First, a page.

Legend has it that Greens Ledge was named after a pirate Green, who sailed with the infamous Captain Kidd. When Green was captured by authorities of the day, he was reportedly executed and his body fastened to the ledge in chains as a dire warning to others thinking of entering the buccaneering trade. Years later, a lighthouse would be established on the ledge as a warning to vessels seeking to enter Norwalk Harbor.

Although severely damaged by fighting during the Revolutionary War, Norwalk, Connecticut became a bustling center for shipbuilding, manufacturing, and commercial fishing after the conflict. In 1826, Sheffield Island lighthouse commenced operation in Norwalk Harbor, but as the size and number of ships calling at Norwalk increased, additional navigational aids were needed. In 1896, the Lighthouse Board recommended that a lighthouse be placed on Greens Ledge, at the western end of a long and dangerous shoal extending from Sheffield Island. The construction of Peck Ledge Lighthouse just to the north of Sheffield Island was proposed at the same time, along with the placement of five post lanterns to mark the shipping channel in the harbor. 

Congress provided $60,000 for construction of Greens Ledge Lighthouse in an act approved on March 3, 1899, and the Lighthouse Board announced that sealed bids for the necessary metalwork and for the erection of the tower would be received until August 7, 1900. Philadelphia Construction Company was selected as the contractors for the work at a cost of $29,780, and they sublet the construction and erection of the cast-iron foundation cylinder to the Bing Foundry & Machine Company of Philadelphia.

The foundation cylinder is just over thirty-nine feet tall, while the tower is thirty-two feet tall and tapers from a diameter of twenty-one feet at its base to seventeen feet at the lantern room. The foundation cylinder was placed on the mammoth floating derrick Century on the afternoon of May 21, 1901, and early the next morning the derrick was towed out to Greens Ledge and the cylinder was sunk in place. By July 28, 1901, the foundation had been partially filled with concrete and lined with brick. The first and second courses of the tower were set on August 9 and 10, and the entire work was completed on October 31, 1901. Some 1,500 tons of riprap were placed around the tower for protection, and the Diaphone fog signal plant, consisting of two five-horsepower oil engines and two air compressors, was installed in January 1902.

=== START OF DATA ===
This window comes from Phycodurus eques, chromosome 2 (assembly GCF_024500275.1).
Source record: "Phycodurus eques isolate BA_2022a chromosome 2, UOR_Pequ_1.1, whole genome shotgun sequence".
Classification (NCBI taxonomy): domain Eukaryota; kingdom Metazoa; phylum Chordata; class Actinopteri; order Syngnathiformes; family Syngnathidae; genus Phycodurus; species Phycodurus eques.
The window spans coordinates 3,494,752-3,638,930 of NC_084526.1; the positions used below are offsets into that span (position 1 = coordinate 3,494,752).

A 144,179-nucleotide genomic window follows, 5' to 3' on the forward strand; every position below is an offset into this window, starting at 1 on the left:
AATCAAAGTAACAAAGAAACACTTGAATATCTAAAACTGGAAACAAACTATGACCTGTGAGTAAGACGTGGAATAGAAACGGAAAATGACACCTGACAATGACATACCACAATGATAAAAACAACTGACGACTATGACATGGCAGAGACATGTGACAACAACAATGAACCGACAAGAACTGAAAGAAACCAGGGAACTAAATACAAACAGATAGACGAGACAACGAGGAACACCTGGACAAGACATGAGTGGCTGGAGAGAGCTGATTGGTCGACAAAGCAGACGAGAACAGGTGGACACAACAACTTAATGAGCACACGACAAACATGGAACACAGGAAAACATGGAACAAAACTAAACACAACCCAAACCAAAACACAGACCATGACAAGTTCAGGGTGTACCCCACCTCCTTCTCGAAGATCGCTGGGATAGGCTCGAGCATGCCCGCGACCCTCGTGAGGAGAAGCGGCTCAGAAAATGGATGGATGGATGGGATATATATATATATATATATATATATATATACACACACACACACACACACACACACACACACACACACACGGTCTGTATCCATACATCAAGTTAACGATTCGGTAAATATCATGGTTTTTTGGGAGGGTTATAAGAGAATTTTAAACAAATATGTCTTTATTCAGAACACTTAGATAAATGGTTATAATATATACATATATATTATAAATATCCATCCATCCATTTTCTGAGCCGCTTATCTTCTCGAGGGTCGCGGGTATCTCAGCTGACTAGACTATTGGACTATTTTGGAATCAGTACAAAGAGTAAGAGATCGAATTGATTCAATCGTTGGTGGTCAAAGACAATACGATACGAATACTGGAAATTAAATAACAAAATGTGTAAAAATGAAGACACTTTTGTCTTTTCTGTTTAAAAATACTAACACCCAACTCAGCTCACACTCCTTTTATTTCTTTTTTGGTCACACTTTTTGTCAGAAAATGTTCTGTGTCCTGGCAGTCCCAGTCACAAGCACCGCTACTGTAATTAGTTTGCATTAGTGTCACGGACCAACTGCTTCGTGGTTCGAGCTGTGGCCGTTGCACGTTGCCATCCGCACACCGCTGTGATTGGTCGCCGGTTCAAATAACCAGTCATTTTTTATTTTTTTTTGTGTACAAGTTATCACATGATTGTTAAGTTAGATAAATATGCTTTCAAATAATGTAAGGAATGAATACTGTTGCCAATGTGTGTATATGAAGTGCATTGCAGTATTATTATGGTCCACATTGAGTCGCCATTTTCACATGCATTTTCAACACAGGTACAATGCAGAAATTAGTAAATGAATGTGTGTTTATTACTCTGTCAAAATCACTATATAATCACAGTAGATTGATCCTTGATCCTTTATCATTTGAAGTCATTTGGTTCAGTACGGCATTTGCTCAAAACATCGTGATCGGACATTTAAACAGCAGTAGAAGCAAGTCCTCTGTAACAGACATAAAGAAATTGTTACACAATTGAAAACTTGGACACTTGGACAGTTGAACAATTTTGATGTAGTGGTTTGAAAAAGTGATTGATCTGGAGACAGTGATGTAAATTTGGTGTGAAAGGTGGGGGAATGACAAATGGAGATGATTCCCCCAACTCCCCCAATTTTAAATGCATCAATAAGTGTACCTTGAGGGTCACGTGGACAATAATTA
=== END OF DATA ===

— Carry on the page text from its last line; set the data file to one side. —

A temporary fifth-order lens, which produced a red flash every fifteen seconds, was installed in the lantern room on February 14, 1902 and placed in operation the following day. No longer needed, the nearby lighthouse on Sheffield Island was discontinued. The temporary fifth-order light served until mid-May when a fourth-order lens was installed, changing the characteristic of the light to a fixed white light varied every fifteen seconds by red flashes. The fog signal sounded three-second blasts separated by alternate silent intervals of two and thirty-two-seconds and was typically in operation about 400 hours each year.

Iron towers proved to be an efficient and low-cost method of building offshore lighthouses. Most of these “spark plug” lighthouses were located in the Northeast and Mid-Atlantic States, although there was at least one in Texas (Sabine Bank, which was demolished in 2002). Offshore lights such as these required constant and vigilant maintenance, and so before the recent interest in lighthouse preservation, deactivated stations were quickly torn down. Even today, those wishing to restore and maintain a spark plug lighthouse face a daunting task, since the iron buildings rust and deteriorate quickly if they are not regularly painted. The lighthouses are also exposed to constant waves, ice in the winter, and even an occasional bump by a ship, which all take their toll on the structures.

On March 1, 1910, Keeper John Kiarskon took the station’s only skiff and went ashore, leaving Leroy C. Loughborough, his assistant, in charge of the light. Keeper Kiarskon was supposed to be gone for just a few hours, long enough to cash Loughborough’s $49.69 paycheck and procure some supplies, but he never returned to the station. Instead, Kiarskon cashed his assistant’s paycheck, checked into a local hotel, and went on a drinking binge.